People often ask how much Medicare fraud costs. Fraud drives up to 10 percent of the program's annual spending, the Wall Street Journal reported, and since Medicare benefit payments totaled $583 billion in fiscal 2013, fraud accounted for $58 billion in losses last year.
Experts have relied on that percentage as a yardstick for years. But Richard Kusserow, former Department of Health and Human Services inspector general, wrote recently that he doesn't believe anyone has "the empirical data and evidence to support even a gross estimate of the true amount of Medicare fraud."
Kusserow emphasized that healthcare fraud, waste and abuse are quite different but frequently lumped together. Calling their combination "fraud" is incorrect because--in Kusserow's terms--fraud is "an intentional deception or misrepresentation of services that an individual knows to be false and could result in an unauthorized reimbursement." And though the Centers for Medicare & Medicaid Services estimated that Medicare and Medicaid made $65 billion in improper payments in fiscal 2011, the government's definition of improper payments "could be interpreted as inclusive of fraud, waste and abuse," Kusserow noted.
A related point is that it's impossible to link dollar losses to fraud schemes running under the radar. So Medicare's actual cost of fraud is slippery and evasive.
I wonder why we insist on putting a hard number to this problem. Maybe it gives us a sense of control over it. Numbers are in our comfort zone of planning and prediction. We think quantifying Medicare fraud loss will help us map the outer limits of the problem.
Numbers are tremendously important in the payer world. United Healthcare's motto is "strength in numbers." I spent years working for an insurer, and more times than I can count I heard people say that "if you can't measure it, you can't manage it."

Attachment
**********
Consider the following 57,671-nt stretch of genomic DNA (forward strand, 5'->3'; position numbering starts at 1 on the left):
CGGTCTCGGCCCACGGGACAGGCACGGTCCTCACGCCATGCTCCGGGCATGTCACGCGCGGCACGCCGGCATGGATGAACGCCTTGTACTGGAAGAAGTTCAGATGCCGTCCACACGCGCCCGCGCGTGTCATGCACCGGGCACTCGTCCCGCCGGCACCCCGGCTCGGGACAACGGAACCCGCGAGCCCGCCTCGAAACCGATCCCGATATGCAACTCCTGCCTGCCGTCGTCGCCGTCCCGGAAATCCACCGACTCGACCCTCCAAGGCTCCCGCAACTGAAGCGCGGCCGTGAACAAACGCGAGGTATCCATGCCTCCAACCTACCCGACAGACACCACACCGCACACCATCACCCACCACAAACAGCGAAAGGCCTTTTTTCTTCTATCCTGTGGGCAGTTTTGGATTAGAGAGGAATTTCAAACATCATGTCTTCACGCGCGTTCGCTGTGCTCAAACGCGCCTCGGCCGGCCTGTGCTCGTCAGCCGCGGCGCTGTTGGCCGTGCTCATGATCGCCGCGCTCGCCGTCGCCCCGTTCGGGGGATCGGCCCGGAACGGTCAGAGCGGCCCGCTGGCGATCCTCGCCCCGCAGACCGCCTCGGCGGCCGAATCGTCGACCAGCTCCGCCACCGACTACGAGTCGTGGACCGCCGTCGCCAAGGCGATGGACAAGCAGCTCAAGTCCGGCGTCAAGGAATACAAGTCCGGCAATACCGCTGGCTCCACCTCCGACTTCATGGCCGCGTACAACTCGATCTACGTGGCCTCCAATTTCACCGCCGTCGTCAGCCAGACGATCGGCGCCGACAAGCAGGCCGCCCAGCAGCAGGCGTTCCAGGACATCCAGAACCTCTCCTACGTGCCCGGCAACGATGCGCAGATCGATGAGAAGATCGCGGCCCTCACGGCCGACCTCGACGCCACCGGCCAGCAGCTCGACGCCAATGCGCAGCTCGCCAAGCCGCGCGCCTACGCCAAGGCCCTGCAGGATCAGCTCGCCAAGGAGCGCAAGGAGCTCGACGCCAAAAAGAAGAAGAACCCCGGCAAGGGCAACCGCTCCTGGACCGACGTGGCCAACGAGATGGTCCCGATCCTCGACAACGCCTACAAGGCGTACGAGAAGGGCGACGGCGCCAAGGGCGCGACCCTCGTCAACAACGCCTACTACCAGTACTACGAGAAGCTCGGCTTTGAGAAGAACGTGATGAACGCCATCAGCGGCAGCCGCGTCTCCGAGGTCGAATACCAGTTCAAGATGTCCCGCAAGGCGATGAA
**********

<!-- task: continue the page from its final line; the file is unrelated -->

Taking the measure of something makes us feel competent in relation to it. The question of exactly how much fraud there is in Medicare speaks to our need to demystify the problem, to draw boundaries around it as if fraud followed fixed rules.
But it doesn't. While it's possible and necessary to track dollar amounts of fraud recoveries, obsessing about the true cost of Medicare fraud reveals the false assumptions we hold. We need a new sensibility that prompts more productive questions.
Better questions flow from an understanding that fraud is opportunistic and adaptive, that it's often characterized by a complex web of relationships and that enforcement actions taken against fraud can sometimes have unintended consequences.
Instead of asking how much fraud costs, we need to ask how we can be more effective in fighting it. We need to ask what conditions and relationships give rise to fraud and what discourages it. We need to ask quick study questions about what criminals are up to in healthcare so we can cut our losses. And we need to ask how to develop new capacities in ourselves, our business relationships and our data management systems to meet the challenges fraud brings. Jane (@HealthPayer)